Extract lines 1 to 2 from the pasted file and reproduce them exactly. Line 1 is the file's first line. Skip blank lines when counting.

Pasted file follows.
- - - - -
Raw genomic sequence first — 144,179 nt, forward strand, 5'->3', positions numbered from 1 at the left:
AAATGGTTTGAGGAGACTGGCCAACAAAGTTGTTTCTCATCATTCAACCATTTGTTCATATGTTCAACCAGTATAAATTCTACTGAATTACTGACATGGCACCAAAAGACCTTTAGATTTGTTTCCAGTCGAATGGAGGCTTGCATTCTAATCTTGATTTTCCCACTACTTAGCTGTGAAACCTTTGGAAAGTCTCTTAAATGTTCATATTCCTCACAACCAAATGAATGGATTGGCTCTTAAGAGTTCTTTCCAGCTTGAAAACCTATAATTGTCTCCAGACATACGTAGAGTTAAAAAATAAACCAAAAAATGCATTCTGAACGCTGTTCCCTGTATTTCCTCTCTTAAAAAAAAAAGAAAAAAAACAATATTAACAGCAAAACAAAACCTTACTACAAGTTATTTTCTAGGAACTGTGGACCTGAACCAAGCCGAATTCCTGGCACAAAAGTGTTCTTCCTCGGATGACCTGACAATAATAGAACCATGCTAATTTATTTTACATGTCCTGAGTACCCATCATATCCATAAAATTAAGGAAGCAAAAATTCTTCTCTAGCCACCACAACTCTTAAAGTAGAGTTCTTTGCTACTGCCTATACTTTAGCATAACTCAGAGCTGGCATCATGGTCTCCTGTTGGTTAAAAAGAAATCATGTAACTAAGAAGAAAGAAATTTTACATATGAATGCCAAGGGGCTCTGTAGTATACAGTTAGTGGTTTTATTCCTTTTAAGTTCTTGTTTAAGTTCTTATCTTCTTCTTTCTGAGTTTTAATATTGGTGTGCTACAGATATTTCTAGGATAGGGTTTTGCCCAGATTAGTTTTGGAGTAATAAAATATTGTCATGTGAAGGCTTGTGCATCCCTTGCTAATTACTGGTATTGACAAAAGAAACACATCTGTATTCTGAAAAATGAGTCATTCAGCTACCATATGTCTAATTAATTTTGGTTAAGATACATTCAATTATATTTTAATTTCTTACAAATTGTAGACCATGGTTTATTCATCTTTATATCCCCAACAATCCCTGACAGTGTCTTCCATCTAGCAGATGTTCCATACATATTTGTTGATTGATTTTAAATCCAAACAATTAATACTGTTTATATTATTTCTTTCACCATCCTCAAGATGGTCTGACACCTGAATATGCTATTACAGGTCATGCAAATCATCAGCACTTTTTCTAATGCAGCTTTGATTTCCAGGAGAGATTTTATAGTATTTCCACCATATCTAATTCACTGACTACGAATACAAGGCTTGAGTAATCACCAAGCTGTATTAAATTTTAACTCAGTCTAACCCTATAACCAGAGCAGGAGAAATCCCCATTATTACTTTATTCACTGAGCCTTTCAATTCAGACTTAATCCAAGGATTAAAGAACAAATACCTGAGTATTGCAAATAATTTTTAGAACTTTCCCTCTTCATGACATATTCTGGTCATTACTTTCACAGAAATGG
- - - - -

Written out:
Raw genomic sequence first — 144,179 nt, forward strand, 5'->3', positions numbered from 1 at the left:
AAATGGTTTGAGGAGACTGGCCAACAAAGTTGTTTCTCATCATTCAACCATTTGTTCATATGTTCAACCAGTATAAATTCTACTGAATTACTGACATGGCACCAAAAGACCTTTAGATTTGTTTCCAGTCGAATGGAGGCTTGCATTCTAATCTTGATTTTCCCACTACTTAGCTGTGAAACCTTTGGAAAGTCTCTTAAATGTTCATATTCCTCACAACCAAATGAATGGATTGGCTCTTAAGAGTTCTTTCCAGCTTGAAAACCTATAATTGTCTCCAGACATACGTAGAGTTAAAAAATAAACCAAAAAATGCATTCTGAACGCTGTTCCCTGTATTTCCTCTCTTAAAAAAAAAAGAAAAAAAACAATATTAACAGCAAAACAAAACCTTACTACAAGTTATTTTCTAGGAACTGTGGACCTGAACCAAGCCGAATTCCTGGCACAAAAGTGTTCTTCCTCGGATGACCTGACAATAATAGAACCATGCTAATTTATTTTACATGTCCTGAGTACCCATCATATCCATAAAATTAAGGAAGCAAAAATTCTTCTCTAGCCACCACAACTCTTAAAGTAGAGTTCTTTGCTACTGCCTATACTTTAGCATAACTCAGAGCTGGCATCATGGTCTCCTGTTGGTTAAAAAGAAATCATGTAACTAAGAAGAAAGAAATTTTACATATGAATGCCAAGGGGCTCTGTAGTATACAGTTAGTGGTTTTATTCCTTTTAAGTTCTTGTTTAAGTTCTTATCTTCTTCTTTCTGAGTTTTAATATTGGTGTGCTACAGATATTTCTAGGATAGGGTTTTGCCCAGATTAGTTTTGGAGTAATAAAATATTGTCATGTGAAGGCTTGTGCATCCCTTGCTAATTACTGGTATTGACAAAAGAAACACATCTGTATTCTGAAAAATGAGTCATTCAGCTACCATATGTCTAATTAATTTTGGTTAAGATACATTCAATTATATTTTAATTTCTTACAAATTGTAGACCATGGTTTATTCATCTTTATATCCCCAACAATCCCTGACAGTGTCTTCCATCTAGCAGATGTTCCATACATATTTGTTGATTGATTTTAAATCCAAACAATTAATACTGTTTATATTATTTCTTTCACCATCCTCAAGATGGTCTGACACCTGAATATGCTATTACAGGTCATGCAAATCATCAGCACTTTTTCTAATGCAGCTTTGATTTCCAGGAGAGATTTTATAGTATTTCCACCATATCTAATTCACTGACTACGAATACAAGGCTTGAGTAATCACCAAGCTGTATTAAATTTTAACTCAGTCTAACCCTATAACCAGAGCAGGAGAAATCCCCATTATTACTTTATTCACTGAGCCTTTCAATTCAGACTTAATCCAAGGATTAAAGAACAAATACCTGAGTATTGCAAATAATTTTTAGAACTTTCCCTCTTCATGACATATTCTGGTCATTACTTTCACAGAAATGG